July 10, 1994
I mentioned at the top of the show that I had a conversation with a
gentleman the other night that had to do with morality, and how I felt
that his conclusion as a result of some of our thinking together that
moral absolutes must exist -- at least some moral absolutes must exist --
actually does a lot of work for us philosophically. It allows us to reason
towards the existence of God, and it helps to falsify some world views
like Hinduism or atheism or agnosticism or materialism and empiricism and
things like that. It does a lot of work for us.
But there is another point that I made with him that I want to take
some time here to stress, and this has to do with epistemology, which
means how we know what we know. But it has to do with knowledge and trying
to make decisions about spiritual truth or about any truth, frankly. The
point that I want to make is that people have to believe something.
Everybody believes something, and even what appears to be a rejection of
all beliefs is a kind of belief. One holds something to be true. Maybe
what you hold to be true is that nothing else is true, but that is
something that you believe is true in itself. This is not double talk.
Even agnostics have a type of belief. They believe that it is not possible
to know things about ultimate issues like the existence of God.
Now, people often reject Christianity because of certain problems. My
point is that there is no neutral place to position yourself in
philosophic space. There is no place where you can place yourself in which
you believe nothing and therefore don't take on some burden of proof about
what it is that you hold. You can't fairly say, "Well, Christian, you
believe this and you must prove this, but I have no burden of proof
regarding what I believe because I believe nothing." There is no
person who believes nothing about ultimate things, and even if you are
agnostic you believe in the justifiability of your agnosticism -- your
uncertainty -- and you really have a burden of proof to justify your
uncertainty -- your unwillingness to decide -- to justify your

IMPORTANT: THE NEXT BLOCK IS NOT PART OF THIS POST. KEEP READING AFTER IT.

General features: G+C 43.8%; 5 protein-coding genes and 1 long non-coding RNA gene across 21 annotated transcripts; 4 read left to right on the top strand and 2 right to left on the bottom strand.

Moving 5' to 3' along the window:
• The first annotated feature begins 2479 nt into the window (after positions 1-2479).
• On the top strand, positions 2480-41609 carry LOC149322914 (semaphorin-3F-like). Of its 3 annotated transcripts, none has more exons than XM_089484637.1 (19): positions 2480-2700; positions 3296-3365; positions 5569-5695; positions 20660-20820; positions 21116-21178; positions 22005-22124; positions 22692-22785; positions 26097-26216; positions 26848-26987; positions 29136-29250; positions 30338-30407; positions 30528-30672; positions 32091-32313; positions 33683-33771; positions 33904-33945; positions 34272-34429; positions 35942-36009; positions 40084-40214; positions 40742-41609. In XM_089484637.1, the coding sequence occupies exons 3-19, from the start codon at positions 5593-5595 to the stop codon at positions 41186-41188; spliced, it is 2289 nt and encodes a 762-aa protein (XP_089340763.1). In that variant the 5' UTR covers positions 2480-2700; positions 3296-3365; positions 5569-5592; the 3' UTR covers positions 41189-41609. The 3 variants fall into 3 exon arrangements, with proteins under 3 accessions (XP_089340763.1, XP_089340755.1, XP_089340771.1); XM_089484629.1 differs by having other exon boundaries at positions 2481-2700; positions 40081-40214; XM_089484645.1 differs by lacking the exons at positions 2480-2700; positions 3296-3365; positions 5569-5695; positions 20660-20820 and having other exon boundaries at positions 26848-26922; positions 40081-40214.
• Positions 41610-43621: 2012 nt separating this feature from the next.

agnosticism. So there is nowhere someone can stand where he has no
If you reject Christianity there is something else that you end up
asserting by default in its place. If you reject Christianity for certain
problems that it has -- and I admit to you that it does have problems --
it seems to me that one would do so because believing something else or
believing nothing at all doesn't face the same kinds of problems or has
fewer problems than believing in Christianity. That's why you reject
Christianity. But my point is, in rejecting Christianity one often times
creates more problems than he solves by rejecting the Christian viewpoint.
This is something a lot of people are not forced to face but they ought to
be. They ought to be challenged on this. Christians are often pushed into
the corner, shouldering the burden of proof ourselves, instead of asking
the other person to prove what they believe as well.
Even if the person says, "Well, I disregard Christianity. I don't
believe it because I don't think it's possible to know anything true about
God," we should ask, "Why would you ever believe that?" You
see, the other person has a belief yet we feel that we're the only one
that has to do the defending.
It is entirely legitimate to point out that a person can't stand in a
philosophically neutral position as if they believe nothing. In fact, they
believe something and if they are going to reject Christianity, for
example, it seems only rational for them to reject it if the reasons for
believing what they opt for are better than the reasons for believing in
Christianity. This is why it is said that if a person rejects God, for